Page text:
A former Mauritanian minister of foreign affairs and retired United Nations senior official, Ahmadou Ould Abdallah, criticizes the decision to change national symbols, saying in an interview with the Réseau Mauritanien d’Informations:

“Faced with the daily difficulties encountered by citizens, the security challenges that accumulate, the huge national needs, the priority now is to stop the suicidal spiral which leads us towards a catastrophe.”

The diplomat issues an unusually stern warning to his country’s leaders:

“We must avoid ridiculous and false debates about the changing of national emblems, the country’s name or the transfer of the capital city. We saw with Mobutu and Muammar Gaddafi that their flags didn’t survive their reigns.”

 

Read about the result of the Mauritanian flag referendum in 2017 here.

Parliament Opens Amid Flag Debate

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The Danish Parliament joins other legislatures which have a large national flag hanging vertically behind the Speaker’s chair. This change, announced to be a temporary solution only, is the cause of heated debate.

Today, October 4th, is the official opening of the Danish parliament, the Folketing. According to the Constitution of the Kingdom of Denmark the legislative session begins every year on the first Tuesday in October and the Prime Minister holds the State of the Realm Speech in parliament.

H.M. the Queen of Denmark is the guest of honour at the official opening of parliament. She is received by the Speaker, or President, of the Folketing and sits in the visitors’ gallery together with other members of the royal family, especially those Princes and Princesses of Denmark who are in the line of succession and sometimes act as Regents of the Realm, for example when the Queen is traveling abroad.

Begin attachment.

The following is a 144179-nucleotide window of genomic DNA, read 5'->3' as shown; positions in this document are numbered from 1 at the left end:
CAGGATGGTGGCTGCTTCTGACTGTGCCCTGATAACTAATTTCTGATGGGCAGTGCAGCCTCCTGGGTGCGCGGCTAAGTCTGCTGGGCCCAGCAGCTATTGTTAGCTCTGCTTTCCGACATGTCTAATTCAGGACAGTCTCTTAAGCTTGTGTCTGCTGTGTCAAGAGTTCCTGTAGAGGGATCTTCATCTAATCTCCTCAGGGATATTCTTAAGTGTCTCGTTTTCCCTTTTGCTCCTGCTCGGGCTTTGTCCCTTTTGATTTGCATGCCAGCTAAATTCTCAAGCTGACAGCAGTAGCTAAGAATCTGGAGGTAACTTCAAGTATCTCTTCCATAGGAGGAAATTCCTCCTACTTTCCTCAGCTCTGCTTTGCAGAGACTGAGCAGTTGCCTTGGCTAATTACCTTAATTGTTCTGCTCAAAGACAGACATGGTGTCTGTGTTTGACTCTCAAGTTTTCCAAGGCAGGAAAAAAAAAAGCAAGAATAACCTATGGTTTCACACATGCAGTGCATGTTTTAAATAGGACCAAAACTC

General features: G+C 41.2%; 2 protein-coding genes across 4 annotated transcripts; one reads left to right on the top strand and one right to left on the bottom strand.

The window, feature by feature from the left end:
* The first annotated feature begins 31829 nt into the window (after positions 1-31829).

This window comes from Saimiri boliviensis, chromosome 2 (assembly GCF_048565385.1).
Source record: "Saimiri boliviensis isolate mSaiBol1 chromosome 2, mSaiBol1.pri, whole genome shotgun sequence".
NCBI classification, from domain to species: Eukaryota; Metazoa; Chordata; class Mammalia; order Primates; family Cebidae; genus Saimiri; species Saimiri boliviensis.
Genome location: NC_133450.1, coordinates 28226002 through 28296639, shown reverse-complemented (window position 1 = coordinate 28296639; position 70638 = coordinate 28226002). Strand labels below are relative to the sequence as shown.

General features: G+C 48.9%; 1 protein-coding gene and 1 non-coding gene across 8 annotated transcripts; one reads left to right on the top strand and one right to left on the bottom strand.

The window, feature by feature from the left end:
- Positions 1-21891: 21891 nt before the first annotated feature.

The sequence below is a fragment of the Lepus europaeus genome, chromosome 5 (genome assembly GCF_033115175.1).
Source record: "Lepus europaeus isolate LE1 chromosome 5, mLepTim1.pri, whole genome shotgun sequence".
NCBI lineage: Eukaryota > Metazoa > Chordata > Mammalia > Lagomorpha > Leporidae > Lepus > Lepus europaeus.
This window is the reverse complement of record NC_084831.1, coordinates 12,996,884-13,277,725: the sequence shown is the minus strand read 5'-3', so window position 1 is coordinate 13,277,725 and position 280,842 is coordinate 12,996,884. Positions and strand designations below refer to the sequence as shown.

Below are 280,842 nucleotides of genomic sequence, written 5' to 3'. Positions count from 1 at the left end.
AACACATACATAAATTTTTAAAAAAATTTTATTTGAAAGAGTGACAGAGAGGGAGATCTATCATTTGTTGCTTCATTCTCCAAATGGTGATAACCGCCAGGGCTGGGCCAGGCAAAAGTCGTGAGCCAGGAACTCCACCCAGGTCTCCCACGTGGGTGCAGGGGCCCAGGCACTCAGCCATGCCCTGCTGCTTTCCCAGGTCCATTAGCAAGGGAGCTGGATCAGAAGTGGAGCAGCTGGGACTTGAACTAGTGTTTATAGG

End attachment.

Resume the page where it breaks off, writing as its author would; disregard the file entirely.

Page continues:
For some time the parliamentary meeting hall in the Palace of Christiansborg, Copenhagen, is being refurbished and modernized. Therefore, the tapestry usually hanging behind the Speaker’s chair has been taken down. If only a temporary solution, the decision to replace the tapestry with a large swallow-tailed national flag has been the cause of debate in the news and on social media.

Some accuse the Speaker of being overly patriotic. Deputy Speaker Christian Juhl of the left-wing Red-Green Alliance (Enhedslisten) has criticized the choice and accuses the Speaker of politicizing the Danish flag. Speaker Pia Kjærsgaard was the leader of the Danish People’s Party (Dansk Folkeparti) for 17 years.

In the last 24 hours the Speaker herself as well as many other Danish politicians have backed the decision and reject all criticism: How can it be deemed wrong to fly the national flag prominently in the national assembly? they ask.

The presence of a national flag, hoisted on a flag pole or hanging vertically behind the Speaker’s chair, is common practice in a large number of legislatures around the world. Hanging flags are part of the decoration in e.g. the United States House of Representatives, in the Mexican Chamber of Deputies, in the House of Representatives of the Philippines, in the Swedish Riksdag, in the Polish Sejm and in the Lithuanian Seimas.

The use of a swallow-tailed Danish flag in the Folketing also seem to confuse and cause debate. It is correct that the swallow-tailed version of the flag of Denmark, the so-called splitflag, is first and foremost used by the royal family, the Danish armed forces and state authorities, but there is a long list of exceptions from this rule.

The Danish parliament is among those non-military and non-state institutions which use the splitflag. Many seem to have forgotten that the Folketing has always flown the swallow-tailed Dannebrog, both outdoors and indoors.

 

Read also: Flag In Parliament? Almost All Of Denmark’s Neighbours Do It